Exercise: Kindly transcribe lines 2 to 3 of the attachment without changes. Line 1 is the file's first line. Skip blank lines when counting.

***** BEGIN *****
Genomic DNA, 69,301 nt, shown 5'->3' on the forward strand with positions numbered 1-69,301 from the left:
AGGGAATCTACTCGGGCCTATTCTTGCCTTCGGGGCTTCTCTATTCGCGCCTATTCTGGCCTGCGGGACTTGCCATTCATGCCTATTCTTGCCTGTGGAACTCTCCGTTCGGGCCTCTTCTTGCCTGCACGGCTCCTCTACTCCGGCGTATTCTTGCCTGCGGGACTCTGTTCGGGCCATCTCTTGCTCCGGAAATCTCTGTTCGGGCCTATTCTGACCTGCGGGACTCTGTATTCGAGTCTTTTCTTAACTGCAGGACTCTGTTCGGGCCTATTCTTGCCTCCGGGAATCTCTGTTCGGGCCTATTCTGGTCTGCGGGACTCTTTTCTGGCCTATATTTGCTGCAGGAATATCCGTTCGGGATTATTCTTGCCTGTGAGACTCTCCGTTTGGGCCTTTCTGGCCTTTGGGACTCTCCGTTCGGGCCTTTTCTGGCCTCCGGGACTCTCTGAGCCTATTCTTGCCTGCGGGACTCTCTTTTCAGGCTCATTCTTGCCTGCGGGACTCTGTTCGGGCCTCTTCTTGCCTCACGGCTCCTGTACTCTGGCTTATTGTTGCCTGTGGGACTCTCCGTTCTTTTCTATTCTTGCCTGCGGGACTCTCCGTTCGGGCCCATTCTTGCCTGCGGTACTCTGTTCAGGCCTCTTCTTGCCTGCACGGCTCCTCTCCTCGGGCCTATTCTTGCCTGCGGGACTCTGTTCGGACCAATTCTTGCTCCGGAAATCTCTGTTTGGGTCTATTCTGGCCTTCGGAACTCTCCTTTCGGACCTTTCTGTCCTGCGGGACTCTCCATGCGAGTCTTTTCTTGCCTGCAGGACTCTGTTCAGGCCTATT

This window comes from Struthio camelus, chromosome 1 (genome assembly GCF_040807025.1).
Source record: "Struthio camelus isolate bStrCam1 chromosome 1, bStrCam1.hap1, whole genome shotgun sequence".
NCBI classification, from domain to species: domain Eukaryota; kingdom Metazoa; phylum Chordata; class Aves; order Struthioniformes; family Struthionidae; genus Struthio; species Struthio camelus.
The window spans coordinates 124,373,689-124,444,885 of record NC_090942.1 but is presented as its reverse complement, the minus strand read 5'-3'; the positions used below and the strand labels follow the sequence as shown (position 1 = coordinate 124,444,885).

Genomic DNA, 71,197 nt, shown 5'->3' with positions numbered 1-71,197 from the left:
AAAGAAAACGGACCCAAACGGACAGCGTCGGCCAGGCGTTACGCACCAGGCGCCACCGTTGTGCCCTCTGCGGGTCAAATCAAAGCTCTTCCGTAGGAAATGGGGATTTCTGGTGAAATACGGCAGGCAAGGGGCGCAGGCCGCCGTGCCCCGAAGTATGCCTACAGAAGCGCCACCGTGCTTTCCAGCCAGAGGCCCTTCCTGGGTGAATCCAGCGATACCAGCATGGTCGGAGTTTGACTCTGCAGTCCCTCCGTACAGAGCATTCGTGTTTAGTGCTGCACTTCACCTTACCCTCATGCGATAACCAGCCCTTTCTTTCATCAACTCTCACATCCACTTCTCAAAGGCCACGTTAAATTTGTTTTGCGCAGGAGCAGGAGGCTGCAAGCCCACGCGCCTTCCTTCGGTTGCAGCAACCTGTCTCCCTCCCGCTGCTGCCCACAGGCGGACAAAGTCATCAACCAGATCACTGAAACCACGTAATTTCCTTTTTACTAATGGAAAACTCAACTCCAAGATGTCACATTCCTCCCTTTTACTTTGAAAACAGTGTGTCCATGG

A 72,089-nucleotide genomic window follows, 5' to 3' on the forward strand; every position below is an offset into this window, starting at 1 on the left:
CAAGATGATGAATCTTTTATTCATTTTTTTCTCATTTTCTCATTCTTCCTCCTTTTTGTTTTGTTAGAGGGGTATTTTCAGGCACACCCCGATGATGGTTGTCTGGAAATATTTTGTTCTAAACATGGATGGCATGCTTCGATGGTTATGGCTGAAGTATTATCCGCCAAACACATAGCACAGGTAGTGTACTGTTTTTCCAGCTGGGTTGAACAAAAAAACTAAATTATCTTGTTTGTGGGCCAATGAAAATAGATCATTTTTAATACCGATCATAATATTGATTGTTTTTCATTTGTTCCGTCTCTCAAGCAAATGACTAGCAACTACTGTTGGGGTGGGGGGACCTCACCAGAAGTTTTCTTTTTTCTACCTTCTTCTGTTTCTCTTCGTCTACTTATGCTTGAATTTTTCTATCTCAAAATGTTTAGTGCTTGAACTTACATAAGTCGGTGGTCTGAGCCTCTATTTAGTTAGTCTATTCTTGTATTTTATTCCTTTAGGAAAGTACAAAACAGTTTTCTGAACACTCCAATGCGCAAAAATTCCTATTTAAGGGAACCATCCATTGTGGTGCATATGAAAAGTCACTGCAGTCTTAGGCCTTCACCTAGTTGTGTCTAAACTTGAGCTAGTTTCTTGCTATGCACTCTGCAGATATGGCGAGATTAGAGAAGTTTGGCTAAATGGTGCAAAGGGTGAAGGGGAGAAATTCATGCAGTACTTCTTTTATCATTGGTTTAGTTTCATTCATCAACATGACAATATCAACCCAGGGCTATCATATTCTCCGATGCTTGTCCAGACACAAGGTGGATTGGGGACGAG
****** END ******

AGGGAATCTACTCGGGCCTATTCTTGCCTTCGGGGCTTCTCTATTCGCGCCTATTCTGGCCTGCGGGACTTGCCATTCATGCCTATTCTTGCCTGTGGAACTCTCCGTTCGGGCCTCTTCTTGCCTGCACGGCTCCTCTACTCCGGCGTATTCTTGCCTGCGGGACTCTGTTCGGGCCATCTCTTGCTCCGGAAATCTCTGTTCGGGCCTATTCTGACCTGCGGGACTCTGTATTCGAGTCTTTTCTTAACTGCAGGACTCTGTTCGGGCCTATTCTTGCCTCCGGGAATCTCTGTTCGGGCCTATTCTGGTCTGCGGGACTCTTTTCTGGCCTATATTTGCTGCAGGAATATCCGTTCGGGATTATTCTTGCCTGTGAGACTCTCCGTTTGGGCCTTTCTGGCCTTTGGGACTCTCCGTTCGGGCCTTTTCTGGCCTCCGGGACTCTCTGAGCCTATTCTTGCCTGCGGGACTCTCTTTTCAGGCTCATTCTTGCCTGCGGGACTCTGTTCGGGCCTCTTCTTGCCTCACGGCTCCTGTACTCTGGCTTATTGTTGCCTGTGGGACTCTCCGTTCTTTTCTATTCTTGCCTGCGGGACTCTCCGTTCGGGCCCATTCTTGCCTGCGGTACTCTGTTCAGGCCTCTTCTTGCCTGCACGGCTCCTCTCCTCGGGCCTATTCTTGCCTGCGGGACTCTGTTCGGACCAATTCTTGCTCCGGAAATCTCTGTTTGGGTCTATTCTGGCCTTCGGAACTCTCCTTTCGGACCTTTCTGTCCTGCGGGACTCTCCATGCGAGTCTTTTCTTGCCTGCAGGACTCTGTTCAGGCCTATT

This window comes from Struthio camelus, chromosome 1 (genome assembly GCF_040807025.1).